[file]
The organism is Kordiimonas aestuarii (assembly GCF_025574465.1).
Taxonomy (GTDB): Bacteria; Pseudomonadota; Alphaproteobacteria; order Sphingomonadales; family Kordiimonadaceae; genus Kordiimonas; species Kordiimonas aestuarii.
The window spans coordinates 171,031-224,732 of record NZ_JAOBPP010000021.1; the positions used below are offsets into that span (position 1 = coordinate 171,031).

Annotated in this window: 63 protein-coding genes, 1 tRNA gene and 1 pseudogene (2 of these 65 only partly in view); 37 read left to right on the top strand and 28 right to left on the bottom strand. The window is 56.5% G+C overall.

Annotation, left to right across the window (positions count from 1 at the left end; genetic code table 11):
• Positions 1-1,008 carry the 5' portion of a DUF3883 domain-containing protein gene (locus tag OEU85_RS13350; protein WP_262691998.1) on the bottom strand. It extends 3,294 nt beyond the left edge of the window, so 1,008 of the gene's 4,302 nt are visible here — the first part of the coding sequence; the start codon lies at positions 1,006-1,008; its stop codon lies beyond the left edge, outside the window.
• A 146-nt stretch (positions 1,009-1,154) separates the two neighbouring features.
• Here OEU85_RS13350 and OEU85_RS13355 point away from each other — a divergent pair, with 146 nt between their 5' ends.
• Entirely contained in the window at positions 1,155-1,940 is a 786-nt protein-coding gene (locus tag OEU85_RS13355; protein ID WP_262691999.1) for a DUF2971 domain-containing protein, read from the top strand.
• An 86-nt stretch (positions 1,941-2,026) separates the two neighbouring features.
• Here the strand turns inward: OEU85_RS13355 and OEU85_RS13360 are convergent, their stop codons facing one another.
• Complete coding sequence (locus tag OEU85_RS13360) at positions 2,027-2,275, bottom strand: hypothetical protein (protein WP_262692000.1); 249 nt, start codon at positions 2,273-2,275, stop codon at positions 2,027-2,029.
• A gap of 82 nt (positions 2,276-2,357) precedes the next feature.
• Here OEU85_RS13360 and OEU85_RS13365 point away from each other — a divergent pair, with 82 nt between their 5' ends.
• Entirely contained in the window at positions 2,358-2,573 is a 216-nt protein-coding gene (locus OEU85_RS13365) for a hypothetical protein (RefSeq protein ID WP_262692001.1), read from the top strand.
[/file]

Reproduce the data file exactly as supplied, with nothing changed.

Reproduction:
The organism is Kordiimonas aestuarii (assembly GCF_025574465.1).
Taxonomy (GTDB): Bacteria; Pseudomonadota; Alphaproteobacteria; order Sphingomonadales; family Kordiimonadaceae; genus Kordiimonas; species Kordiimonas aestuarii.
The window spans coordinates 171,031-224,732 of record NZ_JAOBPP010000021.1; the positions used below are offsets into that span (position 1 = coordinate 171,031).

Annotated in this window: 63 protein-coding genes, 1 tRNA gene and 1 pseudogene (2 of these 65 only partly in view); 37 read left to right on the top strand and 28 right to left on the bottom strand. The window is 56.5% G+C overall.

Annotation, left to right across the window (positions count from 1 at the left end; genetic code table 11):
• Positions 1-1,008 carry the 5' portion of a DUF3883 domain-containing protein gene (locus tag OEU85_RS13350; protein WP_262691998.1) on the bottom strand. It extends 3,294 nt beyond the left edge of the window, so 1,008 of the gene's 4,302 nt are visible here — the first part of the coding sequence; the start codon lies at positions 1,006-1,008; its stop codon lies beyond the left edge, outside the window.
• A 146-nt stretch (positions 1,009-1,154) separates the two neighbouring features.
• Here OEU85_RS13350 and OEU85_RS13355 point away from each other — a divergent pair, with 146 nt between their 5' ends.
• Entirely contained in the window at positions 1,155-1,940 is a 786-nt protein-coding gene (locus tag OEU85_RS13355; protein ID WP_262691999.1) for a DUF2971 domain-containing protein, read from the top strand.
• An 86-nt stretch (positions 1,941-2,026) separates the two neighbouring features.
• Here the strand turns inward: OEU85_RS13355 and OEU85_RS13360 are convergent, their stop codons facing one another.
• Complete coding sequence (locus tag OEU85_RS13360) at positions 2,027-2,275, bottom strand: hypothetical protein (protein WP_262692000.1); 249 nt, start codon at positions 2,273-2,275, stop codon at positions 2,027-2,029.
• A gap of 82 nt (positions 2,276-2,357) precedes the next feature.
• Here OEU85_RS13360 and OEU85_RS13365 point away from each other — a divergent pair, with 82 nt between their 5' ends.
• Entirely contained in the window at positions 2,358-2,573 is a 216-nt protein-coding gene (locus OEU85_RS13365) for a hypothetical protein (RefSeq protein ID WP_262692001.1), read from the top strand.